A series of rasping calls caught my ear. Similar to a jays scold, yet less loud. I stood still and watched a flock of fieldfares pass through the trees.  No doubt stripping any available berries as they passed, though there are few left now on the evergreens. The blackbirds, woodies and redwings have been feasting here all winter. We pressed on. There was a purpose to the meander of man and dog, even if this seemed a ‘rough shoot’ ramble. An impending project requires wild meat  … and lots of it. A tall challenge in an area where I haven’t shot a single rabbit in twelve weeks (and I shoot over three thousand acres of varied permission). The current cold spell has instilled a hope that some freeze-borne viral cleansing may help restore the rabbit population … but I’m not holding my breath. Much as I would like to think that fleas, mosquitos and their hosting of malicious microbes has been curtailed by the cold, Nature ensures that its lowest life forms survive …  without prejudice.

On spotting another grey foraging, I put a slip on Dylan and tied him lightly to the game bag I had slipped off my shoulder. In response, he lay down in the wet leaf mulch. The shot wasn’t going to be easy from here. About forty yards, across twigs and fallen boughs at knee level. I adjusted, left and right, to get a clear shot. Then just as I got the grey in sight, I got lucky. A jay had seen us and screamed. The grey stood, looking around ‘meerkat’ style, and offered the perfect target. I made Dylan stay (he was still tied) and moved in to retrieve the carcass myself. As always, I drew a small twig from the floor and touched it to the squirrels eye looking for a blink response. Nothing. The critter was dead. I always do this because I value my fingers … particularly my trigger finger! I squeezed the bladder, as you would a shot rabbit, and bagged it.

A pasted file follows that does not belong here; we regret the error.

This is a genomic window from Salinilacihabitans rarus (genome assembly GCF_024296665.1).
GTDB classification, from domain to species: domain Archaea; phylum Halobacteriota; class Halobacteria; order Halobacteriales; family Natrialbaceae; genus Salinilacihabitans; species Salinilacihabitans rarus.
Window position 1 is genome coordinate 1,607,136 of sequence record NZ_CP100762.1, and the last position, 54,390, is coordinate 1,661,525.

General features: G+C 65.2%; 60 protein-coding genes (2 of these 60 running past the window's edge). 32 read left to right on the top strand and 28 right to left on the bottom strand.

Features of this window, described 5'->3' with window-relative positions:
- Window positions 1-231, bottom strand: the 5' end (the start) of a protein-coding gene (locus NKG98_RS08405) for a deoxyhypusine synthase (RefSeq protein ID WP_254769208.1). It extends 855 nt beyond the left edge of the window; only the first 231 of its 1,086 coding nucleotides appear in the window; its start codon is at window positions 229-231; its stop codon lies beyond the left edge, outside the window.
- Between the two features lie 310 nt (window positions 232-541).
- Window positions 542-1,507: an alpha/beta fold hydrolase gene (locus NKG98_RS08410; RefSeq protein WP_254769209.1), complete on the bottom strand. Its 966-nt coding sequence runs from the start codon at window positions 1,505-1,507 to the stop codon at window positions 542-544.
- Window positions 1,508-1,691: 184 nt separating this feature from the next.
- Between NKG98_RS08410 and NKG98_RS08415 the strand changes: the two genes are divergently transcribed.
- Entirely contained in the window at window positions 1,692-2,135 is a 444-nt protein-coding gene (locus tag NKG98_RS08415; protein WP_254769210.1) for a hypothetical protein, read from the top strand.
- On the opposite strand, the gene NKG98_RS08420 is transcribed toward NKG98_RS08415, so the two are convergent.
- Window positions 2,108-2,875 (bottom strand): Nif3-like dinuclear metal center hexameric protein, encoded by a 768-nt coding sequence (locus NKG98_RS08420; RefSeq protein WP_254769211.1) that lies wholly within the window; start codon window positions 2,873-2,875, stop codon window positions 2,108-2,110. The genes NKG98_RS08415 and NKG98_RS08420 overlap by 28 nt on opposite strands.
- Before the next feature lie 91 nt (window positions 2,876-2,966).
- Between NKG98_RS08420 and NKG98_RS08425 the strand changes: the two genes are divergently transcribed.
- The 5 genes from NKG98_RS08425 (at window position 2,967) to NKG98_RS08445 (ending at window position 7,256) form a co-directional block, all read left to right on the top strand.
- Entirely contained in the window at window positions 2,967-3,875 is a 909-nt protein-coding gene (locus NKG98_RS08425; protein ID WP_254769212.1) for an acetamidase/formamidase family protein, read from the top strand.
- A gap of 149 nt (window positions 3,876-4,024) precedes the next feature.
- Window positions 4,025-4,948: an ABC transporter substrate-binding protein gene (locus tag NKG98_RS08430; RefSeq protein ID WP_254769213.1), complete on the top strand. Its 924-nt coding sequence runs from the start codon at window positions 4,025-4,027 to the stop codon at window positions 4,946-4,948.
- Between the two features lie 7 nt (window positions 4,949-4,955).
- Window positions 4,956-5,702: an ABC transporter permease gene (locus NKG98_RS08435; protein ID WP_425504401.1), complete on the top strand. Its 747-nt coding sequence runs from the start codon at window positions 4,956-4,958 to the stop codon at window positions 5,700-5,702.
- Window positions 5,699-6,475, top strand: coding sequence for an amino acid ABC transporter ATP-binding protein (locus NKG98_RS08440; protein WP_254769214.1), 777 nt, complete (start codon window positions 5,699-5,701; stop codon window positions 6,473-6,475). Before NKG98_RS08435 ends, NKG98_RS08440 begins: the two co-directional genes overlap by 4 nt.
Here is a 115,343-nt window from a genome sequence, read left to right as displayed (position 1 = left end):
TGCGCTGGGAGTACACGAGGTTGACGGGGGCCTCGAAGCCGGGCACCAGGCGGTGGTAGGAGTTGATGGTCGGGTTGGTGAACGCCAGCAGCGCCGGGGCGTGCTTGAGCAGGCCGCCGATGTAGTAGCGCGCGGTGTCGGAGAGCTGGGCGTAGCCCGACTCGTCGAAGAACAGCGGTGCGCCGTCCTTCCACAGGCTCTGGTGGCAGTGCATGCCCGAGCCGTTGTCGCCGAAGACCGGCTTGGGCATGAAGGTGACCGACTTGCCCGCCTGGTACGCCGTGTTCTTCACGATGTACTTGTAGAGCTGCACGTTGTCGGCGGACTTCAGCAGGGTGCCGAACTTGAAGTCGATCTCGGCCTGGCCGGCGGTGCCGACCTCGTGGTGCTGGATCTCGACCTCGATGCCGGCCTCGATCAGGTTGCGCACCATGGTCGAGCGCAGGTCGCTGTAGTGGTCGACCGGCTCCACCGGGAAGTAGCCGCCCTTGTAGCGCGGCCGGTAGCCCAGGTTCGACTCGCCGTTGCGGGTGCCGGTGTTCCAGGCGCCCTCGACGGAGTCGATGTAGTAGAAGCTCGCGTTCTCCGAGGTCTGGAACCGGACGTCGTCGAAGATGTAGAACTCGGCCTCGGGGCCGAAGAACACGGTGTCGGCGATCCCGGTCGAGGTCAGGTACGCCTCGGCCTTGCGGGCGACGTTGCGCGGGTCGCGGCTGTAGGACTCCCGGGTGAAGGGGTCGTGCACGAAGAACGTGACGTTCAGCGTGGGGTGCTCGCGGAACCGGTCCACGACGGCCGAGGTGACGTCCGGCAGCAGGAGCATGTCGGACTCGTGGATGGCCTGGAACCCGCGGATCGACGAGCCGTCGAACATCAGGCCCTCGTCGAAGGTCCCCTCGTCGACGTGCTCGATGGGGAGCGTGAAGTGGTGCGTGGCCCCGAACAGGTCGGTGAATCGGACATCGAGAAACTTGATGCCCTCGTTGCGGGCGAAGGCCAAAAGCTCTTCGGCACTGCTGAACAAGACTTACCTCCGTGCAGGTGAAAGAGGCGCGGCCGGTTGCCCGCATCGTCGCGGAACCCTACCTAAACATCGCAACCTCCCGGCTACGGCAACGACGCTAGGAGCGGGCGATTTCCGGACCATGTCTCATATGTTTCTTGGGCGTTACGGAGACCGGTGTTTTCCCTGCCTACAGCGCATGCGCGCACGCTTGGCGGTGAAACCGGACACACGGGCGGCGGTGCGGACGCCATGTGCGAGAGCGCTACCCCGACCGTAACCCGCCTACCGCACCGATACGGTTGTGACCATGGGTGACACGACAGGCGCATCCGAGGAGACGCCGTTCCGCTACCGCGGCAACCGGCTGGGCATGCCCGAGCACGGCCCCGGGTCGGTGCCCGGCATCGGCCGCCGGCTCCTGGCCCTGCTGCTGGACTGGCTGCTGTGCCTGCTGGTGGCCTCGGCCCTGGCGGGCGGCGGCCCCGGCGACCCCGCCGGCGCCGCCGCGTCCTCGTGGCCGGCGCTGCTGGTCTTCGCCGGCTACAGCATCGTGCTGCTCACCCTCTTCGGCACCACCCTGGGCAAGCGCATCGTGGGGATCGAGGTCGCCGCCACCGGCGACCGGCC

We weren’t done yet, though in the bitter cold, which was creeping lower on the thermometer due to wind chill factor,  I felt a little guilty about keeping the dog out longer. I needed a pigeon or two. We walked back to the motor and I swear Dylan was pushing the pace. He had clearly had enough. I laid him in the closed tailgate with a dog blanket over him and moved off into a small copse just two hundred yards away. A familiar pigeon roost. With the dog in mind I settled for the first pigeon I bagged. It was too cold to leave Dylan for much longer.

For full article and photo’s see ‘The Countryman’s Weekly’ in a few weeks.

Copyright Ian Barnett, Wildscribbler, February 2017

 

 

A Passage Of Ghosts